Wim, Elize, and their granddaughter invited us for a braai (BBQ) in the evening. No surprise that I decided to stay an extra day.


And then finally a paved road. After 1,400 kilometers!


Wim had told me that it was now possible to drive through the diamond exclusion zone. I wouldn’t be allowed to enter the city of Oranjemund but I could cross the border with South Africa at Alexanderbai.

When I reached the gate of the exclusion zone I was told that the drive-through permission only applied to cars but not to bikes. I was allowed to call the boss. He asked whether I’d be able to cycle 30 kilometers on gravel roads. I had to laugh out loud. After I had promised not to stop at the two mines, I was allowed to bike the 80 kilometers.


It was a dream. The border between Namibia and South Africa, the Oranje River, was the first river that had water. But not for long.


Somewhere in the desert I pitched my tent for the last time in Namibia.DSCN7014klein

Unfortunately, the ride ended ten kilometers before the border when a heavy sandstorm started. I simply took cover and waited what would happen next. It was impossible to eat because my mouth would immediately be filled with sand. And the food would be covered in it.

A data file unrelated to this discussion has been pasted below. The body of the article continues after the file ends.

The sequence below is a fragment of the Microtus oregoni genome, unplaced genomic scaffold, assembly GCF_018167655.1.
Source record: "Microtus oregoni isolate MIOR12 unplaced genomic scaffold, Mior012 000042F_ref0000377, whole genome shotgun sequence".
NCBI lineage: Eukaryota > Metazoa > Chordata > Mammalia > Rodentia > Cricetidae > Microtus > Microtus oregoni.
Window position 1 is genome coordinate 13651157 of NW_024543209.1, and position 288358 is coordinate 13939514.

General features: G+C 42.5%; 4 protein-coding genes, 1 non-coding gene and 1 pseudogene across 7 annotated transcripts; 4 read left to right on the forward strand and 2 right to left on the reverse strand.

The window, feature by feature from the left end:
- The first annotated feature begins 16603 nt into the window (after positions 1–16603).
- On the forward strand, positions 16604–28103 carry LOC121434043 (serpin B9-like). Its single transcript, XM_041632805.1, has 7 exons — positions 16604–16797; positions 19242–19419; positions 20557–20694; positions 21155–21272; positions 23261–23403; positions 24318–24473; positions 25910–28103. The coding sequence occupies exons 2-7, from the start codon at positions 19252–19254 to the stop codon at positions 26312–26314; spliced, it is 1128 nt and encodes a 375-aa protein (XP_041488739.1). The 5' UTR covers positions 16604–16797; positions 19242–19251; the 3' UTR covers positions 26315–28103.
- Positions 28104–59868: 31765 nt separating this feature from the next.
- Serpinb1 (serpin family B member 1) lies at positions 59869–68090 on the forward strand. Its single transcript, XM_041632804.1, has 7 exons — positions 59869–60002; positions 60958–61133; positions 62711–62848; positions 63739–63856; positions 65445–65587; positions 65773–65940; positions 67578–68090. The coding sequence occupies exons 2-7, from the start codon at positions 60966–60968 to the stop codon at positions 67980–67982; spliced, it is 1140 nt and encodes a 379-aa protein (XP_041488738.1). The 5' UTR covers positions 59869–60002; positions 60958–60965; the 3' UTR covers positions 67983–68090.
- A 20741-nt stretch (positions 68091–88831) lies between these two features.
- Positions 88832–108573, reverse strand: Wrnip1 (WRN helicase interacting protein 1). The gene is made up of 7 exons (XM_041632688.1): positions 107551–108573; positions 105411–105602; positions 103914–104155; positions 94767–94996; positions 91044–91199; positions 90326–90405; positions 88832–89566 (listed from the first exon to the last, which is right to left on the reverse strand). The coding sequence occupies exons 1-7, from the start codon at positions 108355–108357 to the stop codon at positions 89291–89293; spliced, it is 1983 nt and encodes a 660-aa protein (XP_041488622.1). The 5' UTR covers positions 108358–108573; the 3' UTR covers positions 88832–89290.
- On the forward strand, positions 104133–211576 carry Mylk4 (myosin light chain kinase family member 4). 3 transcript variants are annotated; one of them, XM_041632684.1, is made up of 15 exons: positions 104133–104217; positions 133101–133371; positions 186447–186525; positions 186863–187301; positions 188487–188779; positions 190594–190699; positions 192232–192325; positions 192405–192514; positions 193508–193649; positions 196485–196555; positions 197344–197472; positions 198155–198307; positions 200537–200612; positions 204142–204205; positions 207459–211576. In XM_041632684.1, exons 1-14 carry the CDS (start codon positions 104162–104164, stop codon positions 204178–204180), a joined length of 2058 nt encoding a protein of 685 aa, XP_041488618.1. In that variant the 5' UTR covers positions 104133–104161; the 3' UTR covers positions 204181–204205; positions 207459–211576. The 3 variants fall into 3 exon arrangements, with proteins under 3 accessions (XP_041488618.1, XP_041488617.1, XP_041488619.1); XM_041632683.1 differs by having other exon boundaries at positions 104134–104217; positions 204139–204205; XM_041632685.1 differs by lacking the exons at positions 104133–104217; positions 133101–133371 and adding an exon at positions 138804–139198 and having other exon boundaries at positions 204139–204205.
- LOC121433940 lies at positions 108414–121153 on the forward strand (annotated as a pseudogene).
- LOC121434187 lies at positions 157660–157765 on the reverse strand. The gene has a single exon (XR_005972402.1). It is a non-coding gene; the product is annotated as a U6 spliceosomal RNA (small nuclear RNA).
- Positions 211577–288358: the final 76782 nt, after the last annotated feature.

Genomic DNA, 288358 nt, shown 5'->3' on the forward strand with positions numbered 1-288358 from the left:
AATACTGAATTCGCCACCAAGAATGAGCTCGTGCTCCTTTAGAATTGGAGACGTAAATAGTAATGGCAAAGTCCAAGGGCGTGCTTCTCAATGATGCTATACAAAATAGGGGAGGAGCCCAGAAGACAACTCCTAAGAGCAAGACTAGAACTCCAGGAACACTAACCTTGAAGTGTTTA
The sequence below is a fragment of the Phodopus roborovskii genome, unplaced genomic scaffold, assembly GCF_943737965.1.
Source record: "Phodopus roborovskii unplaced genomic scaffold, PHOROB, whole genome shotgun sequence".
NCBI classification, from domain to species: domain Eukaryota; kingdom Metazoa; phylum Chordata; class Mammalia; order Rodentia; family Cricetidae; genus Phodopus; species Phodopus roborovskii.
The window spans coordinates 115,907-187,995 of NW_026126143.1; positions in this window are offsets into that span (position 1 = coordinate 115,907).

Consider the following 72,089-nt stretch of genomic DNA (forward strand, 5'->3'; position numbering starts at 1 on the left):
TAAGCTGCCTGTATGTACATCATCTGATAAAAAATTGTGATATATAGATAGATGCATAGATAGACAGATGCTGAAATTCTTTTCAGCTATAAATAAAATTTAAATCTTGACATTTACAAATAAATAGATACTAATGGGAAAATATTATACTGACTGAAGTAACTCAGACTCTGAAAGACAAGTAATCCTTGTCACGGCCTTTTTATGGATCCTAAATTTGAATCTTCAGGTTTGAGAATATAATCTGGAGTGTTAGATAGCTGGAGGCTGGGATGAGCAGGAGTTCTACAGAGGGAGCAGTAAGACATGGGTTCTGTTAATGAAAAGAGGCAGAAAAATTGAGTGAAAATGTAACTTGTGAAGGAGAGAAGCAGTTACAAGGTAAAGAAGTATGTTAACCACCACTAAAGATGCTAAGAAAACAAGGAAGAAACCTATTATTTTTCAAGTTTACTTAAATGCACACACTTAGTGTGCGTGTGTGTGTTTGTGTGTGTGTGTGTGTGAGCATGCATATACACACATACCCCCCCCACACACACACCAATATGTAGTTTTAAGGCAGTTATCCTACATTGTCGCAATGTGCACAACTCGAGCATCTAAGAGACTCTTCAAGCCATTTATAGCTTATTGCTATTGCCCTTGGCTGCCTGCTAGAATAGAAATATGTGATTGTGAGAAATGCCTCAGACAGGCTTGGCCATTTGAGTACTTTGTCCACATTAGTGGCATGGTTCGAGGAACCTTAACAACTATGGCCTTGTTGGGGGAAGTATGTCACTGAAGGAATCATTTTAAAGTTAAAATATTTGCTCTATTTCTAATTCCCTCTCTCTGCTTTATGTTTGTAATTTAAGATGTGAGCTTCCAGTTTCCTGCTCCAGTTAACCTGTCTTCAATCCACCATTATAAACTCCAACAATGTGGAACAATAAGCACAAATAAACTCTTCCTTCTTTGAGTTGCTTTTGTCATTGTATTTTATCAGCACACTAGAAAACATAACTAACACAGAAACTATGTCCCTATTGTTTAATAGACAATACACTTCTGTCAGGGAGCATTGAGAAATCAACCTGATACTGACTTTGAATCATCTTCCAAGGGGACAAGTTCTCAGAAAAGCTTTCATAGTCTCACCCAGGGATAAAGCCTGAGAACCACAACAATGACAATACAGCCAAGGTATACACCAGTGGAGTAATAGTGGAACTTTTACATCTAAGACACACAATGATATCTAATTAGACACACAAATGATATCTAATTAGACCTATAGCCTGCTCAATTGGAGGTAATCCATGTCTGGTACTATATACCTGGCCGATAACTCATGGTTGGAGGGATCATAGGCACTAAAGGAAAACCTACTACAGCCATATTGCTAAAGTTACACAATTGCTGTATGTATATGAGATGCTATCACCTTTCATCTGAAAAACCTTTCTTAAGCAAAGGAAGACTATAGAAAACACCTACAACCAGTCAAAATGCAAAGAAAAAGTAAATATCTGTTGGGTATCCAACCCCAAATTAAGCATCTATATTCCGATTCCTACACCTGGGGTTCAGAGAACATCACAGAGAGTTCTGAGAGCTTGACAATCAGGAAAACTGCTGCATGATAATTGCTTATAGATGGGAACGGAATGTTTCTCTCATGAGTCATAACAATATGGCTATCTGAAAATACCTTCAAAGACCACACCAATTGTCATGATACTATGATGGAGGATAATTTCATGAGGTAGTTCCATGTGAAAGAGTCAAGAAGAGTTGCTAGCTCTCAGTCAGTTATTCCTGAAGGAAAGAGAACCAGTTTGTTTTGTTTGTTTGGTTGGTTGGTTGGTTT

Nothing to do but wait. After a few minutes and a pickup from the road construction team stopped. The driver asked whether he could give me a lift. I wanted to know whether it’d be better further along and he responded, no the opposite was true. Today was the first time that they had to stop works in the city.

What a pity that I hadn’t been able to ride my bike for the first nor the last few kilometers in this beautiful country. On top of it we went downhill to the border post at the ocean.

I wasn’t allowed into the city and had wanted to camp in a sheltered area. Unfortunately, I wasn’t permitted to do that either and the border guard organized a pickup to drive me across the border into South Africa.

What a country! I strongly recommend to visit by bike and not by car. Every year there is an increase of twenty percent in the number of visitors who race across the gravel roads and use water for showers.

I wonder whether Namibia realizes what it does to itself.

In total, I spent 48 days in the country and covered 2,872 kilometers of which 1,440 kilometers were on gravel.

What to expect on the other side of the Oranje River? Next time I’ll report about my ride across South Africa and the turning point of my trip at the southern-most point in Africa.